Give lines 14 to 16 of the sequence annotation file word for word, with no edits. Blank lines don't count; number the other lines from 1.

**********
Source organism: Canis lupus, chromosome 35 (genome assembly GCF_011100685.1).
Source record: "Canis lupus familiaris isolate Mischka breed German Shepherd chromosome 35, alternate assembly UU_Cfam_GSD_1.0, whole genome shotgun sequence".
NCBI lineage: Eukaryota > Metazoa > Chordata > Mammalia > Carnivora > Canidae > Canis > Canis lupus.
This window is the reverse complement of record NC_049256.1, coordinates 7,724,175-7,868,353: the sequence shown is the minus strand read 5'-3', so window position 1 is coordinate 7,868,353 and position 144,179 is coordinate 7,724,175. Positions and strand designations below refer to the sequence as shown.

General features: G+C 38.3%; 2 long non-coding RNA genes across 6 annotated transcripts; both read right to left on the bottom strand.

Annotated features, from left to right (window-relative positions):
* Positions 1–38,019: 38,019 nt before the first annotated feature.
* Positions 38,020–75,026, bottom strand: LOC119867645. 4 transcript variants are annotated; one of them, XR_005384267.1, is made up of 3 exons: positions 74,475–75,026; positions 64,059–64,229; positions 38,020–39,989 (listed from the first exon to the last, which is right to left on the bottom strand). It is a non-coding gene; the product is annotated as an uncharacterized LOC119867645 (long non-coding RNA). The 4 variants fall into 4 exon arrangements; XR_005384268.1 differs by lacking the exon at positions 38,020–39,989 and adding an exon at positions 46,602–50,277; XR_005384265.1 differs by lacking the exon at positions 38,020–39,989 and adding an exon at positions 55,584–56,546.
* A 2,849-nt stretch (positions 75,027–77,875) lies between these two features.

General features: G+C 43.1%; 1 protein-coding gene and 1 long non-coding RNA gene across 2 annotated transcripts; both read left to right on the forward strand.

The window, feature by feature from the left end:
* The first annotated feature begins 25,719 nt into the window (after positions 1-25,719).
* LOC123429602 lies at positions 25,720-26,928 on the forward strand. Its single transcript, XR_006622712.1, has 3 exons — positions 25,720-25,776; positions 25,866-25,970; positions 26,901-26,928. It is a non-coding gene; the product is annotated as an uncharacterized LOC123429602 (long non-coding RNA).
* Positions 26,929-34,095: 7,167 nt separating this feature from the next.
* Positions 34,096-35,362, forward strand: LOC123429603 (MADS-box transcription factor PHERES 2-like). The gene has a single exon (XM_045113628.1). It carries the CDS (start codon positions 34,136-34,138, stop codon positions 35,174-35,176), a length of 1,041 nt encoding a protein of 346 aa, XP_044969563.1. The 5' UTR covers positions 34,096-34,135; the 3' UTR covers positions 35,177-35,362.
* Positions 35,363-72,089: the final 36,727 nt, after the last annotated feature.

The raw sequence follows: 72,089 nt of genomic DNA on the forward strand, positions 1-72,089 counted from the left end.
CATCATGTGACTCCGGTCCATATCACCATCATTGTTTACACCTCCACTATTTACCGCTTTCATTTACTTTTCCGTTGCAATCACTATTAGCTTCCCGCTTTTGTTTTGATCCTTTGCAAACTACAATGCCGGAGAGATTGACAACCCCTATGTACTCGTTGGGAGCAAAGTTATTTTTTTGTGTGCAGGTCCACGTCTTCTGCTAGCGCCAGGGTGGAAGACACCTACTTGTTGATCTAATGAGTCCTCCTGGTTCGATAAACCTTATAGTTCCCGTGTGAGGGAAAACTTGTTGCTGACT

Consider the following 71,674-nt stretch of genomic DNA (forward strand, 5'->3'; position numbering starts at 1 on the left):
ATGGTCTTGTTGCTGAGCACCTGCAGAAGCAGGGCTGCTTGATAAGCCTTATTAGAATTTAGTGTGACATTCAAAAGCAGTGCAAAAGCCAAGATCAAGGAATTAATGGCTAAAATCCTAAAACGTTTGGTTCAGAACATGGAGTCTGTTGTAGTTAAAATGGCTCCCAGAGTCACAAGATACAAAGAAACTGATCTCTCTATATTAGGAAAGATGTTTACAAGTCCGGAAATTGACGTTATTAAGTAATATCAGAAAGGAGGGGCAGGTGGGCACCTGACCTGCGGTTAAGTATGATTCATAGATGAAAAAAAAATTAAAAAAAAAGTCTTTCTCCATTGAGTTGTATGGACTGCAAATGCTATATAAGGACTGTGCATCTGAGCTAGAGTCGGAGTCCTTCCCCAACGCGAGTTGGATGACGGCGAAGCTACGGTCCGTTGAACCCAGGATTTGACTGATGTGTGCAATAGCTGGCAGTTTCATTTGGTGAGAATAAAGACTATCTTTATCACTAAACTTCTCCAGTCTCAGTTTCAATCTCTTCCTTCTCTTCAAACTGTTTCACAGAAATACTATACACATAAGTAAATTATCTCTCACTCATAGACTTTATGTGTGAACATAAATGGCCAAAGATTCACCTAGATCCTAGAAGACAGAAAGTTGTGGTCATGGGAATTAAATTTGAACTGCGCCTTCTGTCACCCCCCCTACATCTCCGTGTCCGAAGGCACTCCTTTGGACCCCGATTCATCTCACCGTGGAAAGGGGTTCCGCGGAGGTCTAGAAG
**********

* Positions 26,929-34,095: 7,167 nt separating this feature from the next.
* Positions 34,096-35,362, forward strand: LOC123429603 (MADS-box transcription factor PHERES 2-like). The gene has a single exon (XM_045113628.1). It carries the CDS (start codon positions 34,136-34,138, stop codon positions 35,174-35,176), a length of 1,041 nt encoding a protein of 346 aa, XP_044969563.1. The 5' UTR covers positions 34,096-34,135; the 3' UTR covers positions 35,177-35,362.
* Positions 35,363-72,089: the final 36,727 nt, after the last annotated feature.